Quarantine Unit—Any individual with fever, chest CT abnormalities, or epidemic contact with Covid-19 were guided to a remote quarantined unit (Fig. 3, green area). This unit was remolded from a regular day-care unit, with an enhancement in isolation, ventilation and sterilization. We estimated an outbreak with a similar mass of patients and suspects in Nanjing, as such current quarantine ward would be in significant shortage. For this, additional spaces (Fig. 3, yellow and red areas) were prepared for backups if needed. The internal building in the figure refers to the building only for in-patients in internal medicine unit.
Emergency Department and Outpatient Clinic—We re-allocated the Department of Emergency and Respiratory and doubled the areas. A case with respiratory symptoms such as coughing, with or without sputum, but no fever can be instantly evaluated by a respiratory professional. The triage center takes full responsibility to collect the epidemiological history of every one of the visitors before entering the clinics. Though the senior physician clinics were temporarily closed to avoid extensive saturation of outpatients, regular clinic was guaranteed. Online consultation and prescription system were particularly recommended for non-emergencies.
Inpatient Ward—Ward facilities and capacities were thoroughly assessed and maintained. Prominent description of Covid-19 with infection indications and notice for mask-wearing and hand hygiene were posted. For cases for semi-elective surgeries such as malignant tumors, an isolation section with single-bed rooms was prepared.
Post-operational quarantine is granted until SARS-CoV-2 tested negative. This policy is still in effect for elective and semi-elective patients, despite that Covid-19 was relatively under control recently.
Laboratory and Medical Imaging—Clinical Laboratory and Radiology worked closely for SARS-CoV-2 screening. During the initial period, virus RT-PCR test was only provided by Jiangsu CDC. In Phase II, a RT-PCR for the virus in biosafety level two modification in the hospital was quickly set up to meet the subsequent national outbreak, complying with national and WHO Laboratory Biosafety Manual . Collaboratively, an isolated CT room near the Fever Clinic and Emergency was assigned, in such a way to control the in-hospital transfer and thus reduce transmission risks (Fig. 3). Air sterilization with ultraviolet light for 10 min and medical sheets were replaced after each scanning.
Operating Room—In principle, surgeries were performed in a positive pressure operating theatre, which has been proved protective to staff and surgeons from cross-infection . Negative pressure operating room was proposed during 2003 Severe Acute Respiratory Syndrome (SARS) pandemics, which was suggested as an alternative and enhanced protection to surgical staffs, as it provided a satisfactory airborne precaution . One out of 17 operating rooms in the main block was a negative pressure theatre, and it was the priority choice for all emergent surgeries without RT-PCR nucleic acid tests. Regular positive pressure theatres were available for elective surgeries, with full personal protection equipped for all staff.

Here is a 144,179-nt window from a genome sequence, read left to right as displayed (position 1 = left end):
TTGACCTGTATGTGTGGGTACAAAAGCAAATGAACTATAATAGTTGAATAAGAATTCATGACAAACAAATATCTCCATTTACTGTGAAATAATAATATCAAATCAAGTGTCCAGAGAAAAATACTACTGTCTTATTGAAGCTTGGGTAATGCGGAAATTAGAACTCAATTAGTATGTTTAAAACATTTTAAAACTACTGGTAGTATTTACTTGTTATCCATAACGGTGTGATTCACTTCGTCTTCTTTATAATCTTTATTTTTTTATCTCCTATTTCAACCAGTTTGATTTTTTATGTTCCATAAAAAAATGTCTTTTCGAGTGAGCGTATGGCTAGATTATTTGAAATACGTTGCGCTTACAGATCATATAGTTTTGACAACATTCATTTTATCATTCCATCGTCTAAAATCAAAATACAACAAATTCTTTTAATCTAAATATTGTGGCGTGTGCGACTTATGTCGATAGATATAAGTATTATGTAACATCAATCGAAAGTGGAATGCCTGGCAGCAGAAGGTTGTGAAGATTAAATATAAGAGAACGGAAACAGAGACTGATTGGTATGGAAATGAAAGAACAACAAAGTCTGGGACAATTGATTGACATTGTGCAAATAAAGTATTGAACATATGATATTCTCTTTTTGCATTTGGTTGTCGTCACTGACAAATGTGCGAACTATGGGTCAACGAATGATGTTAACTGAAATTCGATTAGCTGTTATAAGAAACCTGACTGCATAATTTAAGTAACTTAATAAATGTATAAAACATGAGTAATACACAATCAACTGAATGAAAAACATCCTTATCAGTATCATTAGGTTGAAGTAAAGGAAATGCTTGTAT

Workflow for Outpatient Service—As shown in Fig. 4, patients with fever, respiratory symptoms or epidemic history would be transferred to the Fever Clinic. Chest CT, together with a blood test and Covid-19 nasopharyngeal swab (NS), was performed. Highly suspected patients with positive Covid-19 test and CT scan were further quarantined in the Isolation Unit for re-test by CDC. Double confirmed cases were immediately transferred to Nanjing Public Health Center, the only official hospital for Covid-19 treatment. MDT professionals were involved in evaluation and diagnosis.
Workflow for Hospitalization and Surgery Service—All in-patients went through the SARS-CoV-2 screening process to eliminate in-hospital transmission. Figure 5 Shows the screening process for hospitalization and surgery. In principle, only those with normal temperature and chest CT with negative findings were allowed for hospitalization. The notice should be taken for special scenarios such as other infectious diseases causing fevers and CT abnormalities. MDT, therefore, played an irreplaceable role in strategy making. Upon admission, patients were under individual isolation for compulsory virus screening. For those with SARS-CoV-2 positive, further management would be carried out upon CDC's re-examination.
A quick pass was applicable to emergent cases. Lacking evident exclusions, operations were allowed only in the negative pressure theatre. All surgeons and medical staffs were essentially equipped with a cap, goggles, N95 mask, shoe covers, and disposable surgical gown and single-use gloves. Special concerns arose in patients with microscopic surgeries like neurosurgeries because it is impracticable to operate under a surgical microscope with goggles or face shield. All medical wastes were collected in a SARS-CoV-2-labeled double-layer bag and handled with Clinical Waste Management Procedures. Decontamination procedures were then operated to the highest standard, and air within the theater was tested by IPC.